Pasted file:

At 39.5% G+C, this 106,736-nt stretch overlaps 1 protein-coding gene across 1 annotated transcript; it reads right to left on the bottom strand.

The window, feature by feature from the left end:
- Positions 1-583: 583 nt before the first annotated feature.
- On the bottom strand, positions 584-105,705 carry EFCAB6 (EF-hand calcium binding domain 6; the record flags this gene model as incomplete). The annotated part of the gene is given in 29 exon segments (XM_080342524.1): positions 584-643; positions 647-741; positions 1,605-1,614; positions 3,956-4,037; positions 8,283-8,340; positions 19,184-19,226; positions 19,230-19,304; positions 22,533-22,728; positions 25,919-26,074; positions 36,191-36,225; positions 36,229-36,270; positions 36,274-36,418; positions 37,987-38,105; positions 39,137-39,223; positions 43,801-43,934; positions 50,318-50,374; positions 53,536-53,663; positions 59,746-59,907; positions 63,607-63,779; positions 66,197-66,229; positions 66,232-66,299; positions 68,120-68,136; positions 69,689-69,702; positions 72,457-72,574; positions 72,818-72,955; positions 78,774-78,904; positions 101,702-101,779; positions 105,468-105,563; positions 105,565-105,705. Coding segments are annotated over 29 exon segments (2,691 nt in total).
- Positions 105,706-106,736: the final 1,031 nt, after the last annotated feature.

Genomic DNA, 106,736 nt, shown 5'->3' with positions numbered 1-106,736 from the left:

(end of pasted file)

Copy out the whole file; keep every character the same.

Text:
At 39.5% G+C, this 106,736-nt stretch overlaps 1 protein-coding gene across 1 annotated transcript; it reads right to left on the bottom strand.

The window, feature by feature from the left end:
- Positions 1-583: 583 nt before the first annotated feature.
- On the bottom strand, positions 584-105,705 carry EFCAB6 (EF-hand calcium binding domain 6; the record flags this gene model as incomplete). The annotated part of the gene is given in 29 exon segments (XM_080342524.1): positions 584-643; positions 647-741; positions 1,605-1,614; positions 3,956-4,037; positions 8,283-8,340; positions 19,184-19,226; positions 19,230-19,304; positions 22,533-22,728; positions 25,919-26,074; positions 36,191-36,225; positions 36,229-36,270; positions 36,274-36,418; positions 37,987-38,105; positions 39,137-39,223; positions 43,801-43,934; positions 50,318-50,374; positions 53,536-53,663; positions 59,746-59,907; positions 63,607-63,779; positions 66,197-66,229; positions 66,232-66,299; positions 68,120-68,136; positions 69,689-69,702; positions 72,457-72,574; positions 72,818-72,955; positions 78,774-78,904; positions 101,702-101,779; positions 105,468-105,563; positions 105,565-105,705. Coding segments are annotated over 29 exon segments (2,691 nt in total).
- Positions 105,706-106,736: the final 1,031 nt, after the last annotated feature.

Genomic DNA, 106,736 nt, shown 5'->3' with positions numbered 1-106,736 from the left: